Calm descended on Hong Kong after 16 hours of protests during which thousands lay siege to the police headquarters in Wan Chai, while former Hong Kong office-holders added their voices to the issues at stake.
In an open letter, former chief secretary Anson Chan yesterday called on Chief Executive Carrie Lam to categorically withdraw a controversial extradition Bill, establish an independent commission of inquiry to look into the June 12 protest, and look into offering a blanket amnesty for anyone involved in potentially criminal acts that day.
She wrote that Mrs Lam should stop "juggling with semantics" and withdraw the Bill as refusal to do so invited suspicion and fuelled anger.
Former transport and housing secretary Anthony Cheung also said yesterday that Hong Kong is facing its most serious governance crisis since the handover and the government needs to "reflect on those (political system) defects in order to take Hong Kong forward".
Their comments came after hundreds of protesters, dressed in black and armed with face masks, first gathered at the government central offices in Admiralty yesterday morning before marching down the road to the police headquarters, to demonstrate their unhappiness with police behaviour during the protests.
They blocked Harcourt Road and the entrances to the police complex in Wan Chai along Arsenal Street and Gloucester Road.
The police said they had shown "the greatest tolerance to the protesters", but "their means of expressing views have become illegal, irrational and unreasonable". "Police will stringently follow up on these illegal activities."
Besides disrupting traffic, the protesters severely affected their work and emergency services to the public, said the police in a statement yesterday. Officers were unable to attend to 60 calls to its hotline because of the siege.
In addition, four male and nine female members of the staff, including a pregnant woman, needed medical attention but met with "considerable delay" in getting to hospital because of the blockade.
The number of protesters swelled later in the day to thousands. Chanting "Police, disgrace", they demanded Police Commissioner Stephen Lo meet them, to no avail.
They threw eggs at the building and at officers on a balcony, splashed oil on them, and covered closed-circuit television cameras with adhesive tape. Eventually they dispersed in the early morning.
Officers were seen yesterday morning cleaning up the debris and metal barricades that had been secured with cable ties to cut off access to the complex, where some 100 of the staff were trapped. Others covered up graffiti on the walls.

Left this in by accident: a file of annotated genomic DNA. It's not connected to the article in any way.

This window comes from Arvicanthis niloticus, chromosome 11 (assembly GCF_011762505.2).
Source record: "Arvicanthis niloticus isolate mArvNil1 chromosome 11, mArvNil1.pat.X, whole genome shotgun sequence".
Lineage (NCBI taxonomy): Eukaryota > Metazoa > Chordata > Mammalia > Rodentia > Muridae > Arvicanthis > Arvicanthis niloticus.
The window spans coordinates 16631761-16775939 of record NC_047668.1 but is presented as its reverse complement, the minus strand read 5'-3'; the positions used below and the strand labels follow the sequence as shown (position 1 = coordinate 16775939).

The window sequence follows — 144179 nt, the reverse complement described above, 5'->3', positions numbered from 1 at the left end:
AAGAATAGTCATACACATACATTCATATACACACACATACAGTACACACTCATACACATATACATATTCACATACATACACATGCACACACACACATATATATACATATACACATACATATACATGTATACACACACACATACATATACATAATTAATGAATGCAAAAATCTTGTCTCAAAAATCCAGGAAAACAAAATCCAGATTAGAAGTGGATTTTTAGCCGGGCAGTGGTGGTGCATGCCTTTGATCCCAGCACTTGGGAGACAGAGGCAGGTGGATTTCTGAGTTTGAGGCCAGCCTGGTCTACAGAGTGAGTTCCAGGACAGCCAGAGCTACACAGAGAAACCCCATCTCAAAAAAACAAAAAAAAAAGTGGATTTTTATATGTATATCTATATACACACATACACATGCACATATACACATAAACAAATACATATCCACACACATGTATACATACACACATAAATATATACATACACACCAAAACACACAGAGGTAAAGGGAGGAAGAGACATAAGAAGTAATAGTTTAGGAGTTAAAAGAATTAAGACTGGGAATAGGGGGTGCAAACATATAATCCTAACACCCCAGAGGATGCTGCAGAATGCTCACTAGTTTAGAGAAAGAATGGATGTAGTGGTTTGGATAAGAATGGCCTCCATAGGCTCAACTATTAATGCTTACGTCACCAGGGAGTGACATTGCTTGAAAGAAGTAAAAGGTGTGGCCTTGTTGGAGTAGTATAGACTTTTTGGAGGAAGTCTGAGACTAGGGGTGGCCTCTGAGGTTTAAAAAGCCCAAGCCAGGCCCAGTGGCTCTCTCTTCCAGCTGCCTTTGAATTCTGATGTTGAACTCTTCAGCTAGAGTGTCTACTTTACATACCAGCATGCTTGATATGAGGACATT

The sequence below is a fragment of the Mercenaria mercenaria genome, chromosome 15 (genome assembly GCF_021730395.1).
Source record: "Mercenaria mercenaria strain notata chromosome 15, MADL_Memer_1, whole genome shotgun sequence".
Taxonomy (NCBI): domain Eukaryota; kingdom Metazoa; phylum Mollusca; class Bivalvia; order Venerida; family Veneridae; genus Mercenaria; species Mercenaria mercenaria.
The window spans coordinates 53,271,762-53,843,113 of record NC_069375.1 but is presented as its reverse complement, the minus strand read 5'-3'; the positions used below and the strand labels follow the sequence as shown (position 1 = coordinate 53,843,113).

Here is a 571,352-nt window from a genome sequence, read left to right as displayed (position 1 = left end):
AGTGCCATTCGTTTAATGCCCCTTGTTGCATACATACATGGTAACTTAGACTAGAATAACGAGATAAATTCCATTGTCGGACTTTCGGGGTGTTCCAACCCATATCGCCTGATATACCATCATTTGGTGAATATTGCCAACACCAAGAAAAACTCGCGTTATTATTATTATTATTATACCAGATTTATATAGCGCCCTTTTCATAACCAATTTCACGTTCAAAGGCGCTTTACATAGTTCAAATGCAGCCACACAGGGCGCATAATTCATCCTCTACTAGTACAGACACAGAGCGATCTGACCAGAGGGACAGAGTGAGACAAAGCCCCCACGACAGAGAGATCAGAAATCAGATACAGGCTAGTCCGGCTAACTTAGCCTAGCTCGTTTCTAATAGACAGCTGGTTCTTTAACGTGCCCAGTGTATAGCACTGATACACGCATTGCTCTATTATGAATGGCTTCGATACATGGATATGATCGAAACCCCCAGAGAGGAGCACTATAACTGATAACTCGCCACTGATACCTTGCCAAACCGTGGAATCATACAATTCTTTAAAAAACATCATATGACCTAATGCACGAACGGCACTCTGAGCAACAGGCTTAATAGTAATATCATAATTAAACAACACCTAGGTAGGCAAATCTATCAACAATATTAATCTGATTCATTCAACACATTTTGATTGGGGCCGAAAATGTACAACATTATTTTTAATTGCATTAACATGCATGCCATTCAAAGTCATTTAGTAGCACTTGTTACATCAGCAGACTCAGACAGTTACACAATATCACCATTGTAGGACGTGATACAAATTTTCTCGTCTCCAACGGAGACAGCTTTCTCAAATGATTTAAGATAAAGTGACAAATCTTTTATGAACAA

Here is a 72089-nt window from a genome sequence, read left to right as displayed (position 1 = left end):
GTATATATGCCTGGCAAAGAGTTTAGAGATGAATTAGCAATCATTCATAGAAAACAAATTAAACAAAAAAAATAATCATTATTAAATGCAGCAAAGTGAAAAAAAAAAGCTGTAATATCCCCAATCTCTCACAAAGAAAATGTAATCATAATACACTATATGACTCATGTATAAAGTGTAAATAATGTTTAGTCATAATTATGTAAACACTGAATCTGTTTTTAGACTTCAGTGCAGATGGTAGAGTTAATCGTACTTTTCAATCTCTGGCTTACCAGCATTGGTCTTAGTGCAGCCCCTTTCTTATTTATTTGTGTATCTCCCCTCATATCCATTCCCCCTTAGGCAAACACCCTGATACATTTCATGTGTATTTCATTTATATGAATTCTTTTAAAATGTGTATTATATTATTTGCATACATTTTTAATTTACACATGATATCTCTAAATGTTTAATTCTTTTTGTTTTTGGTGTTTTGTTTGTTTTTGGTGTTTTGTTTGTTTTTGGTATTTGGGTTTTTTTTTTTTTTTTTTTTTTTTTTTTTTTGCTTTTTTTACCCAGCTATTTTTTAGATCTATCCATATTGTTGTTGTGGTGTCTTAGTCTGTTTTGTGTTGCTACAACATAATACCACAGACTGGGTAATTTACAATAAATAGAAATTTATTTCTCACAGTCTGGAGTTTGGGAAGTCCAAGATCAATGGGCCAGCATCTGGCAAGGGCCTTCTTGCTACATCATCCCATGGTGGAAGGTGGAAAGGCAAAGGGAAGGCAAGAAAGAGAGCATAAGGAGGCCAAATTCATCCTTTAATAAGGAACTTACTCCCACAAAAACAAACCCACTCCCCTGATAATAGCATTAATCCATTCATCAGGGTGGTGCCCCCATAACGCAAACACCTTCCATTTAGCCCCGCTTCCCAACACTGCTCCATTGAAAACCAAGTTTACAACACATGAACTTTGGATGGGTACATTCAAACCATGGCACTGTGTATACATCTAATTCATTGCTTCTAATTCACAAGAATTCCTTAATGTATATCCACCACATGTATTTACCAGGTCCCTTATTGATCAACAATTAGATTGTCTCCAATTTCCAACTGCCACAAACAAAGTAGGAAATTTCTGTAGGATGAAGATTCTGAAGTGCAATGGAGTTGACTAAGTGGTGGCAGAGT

The police said they had shown "the greatest tolerance to the protesters", but "their means of expressing views have become illegal, irrational and unreasonable".
"Police will stringently follow up on these illegal activities," the statement said without giving details.
Protesters had called for the escalation on Friday, after the government failed to meet their demands by a given deadline.
They are demanding that the now-suspended extradition Bill be completely withdrawn, police behaviour on June 12 be looked into by an independent commission, the labelling of the protest as a "riot" be retracted, and the unconditional release of those arrested during the protest.
The divisive Bill, mooted in February, would allow fugitives to be sent to jurisdictions Hong Kong does not have agreements with, including mainland China. Many opposed the Bill, saying people could be targeted without receiving a fair trial or human rights protection.
Tensions peaked on June 12 when the Bill was to be tabled for a second reading, with protesters surrounding the government complex to prevent lawmakers from getting inside.
Violent clashes saw protesters throwing bricks and metal poles at police officers, who retaliated with rubber bullets and tear gas, leaving more than 80 people injured. The police arrested 32 but eight were later released unconditionally.
Mrs Lam, who has publicly apologised twice for her handling of the situation, had said that the proposed changes, initiated by her and not Beijing, were in line with international norms meant to prevent the city from becoming a haven for fugitives.
She had pointed out that the proposed amendments were watered down twice and that the government, after listening to public feedback, had put in place additional safeguards.
Still, many did not accept these explanations and took to the streets to show their anger.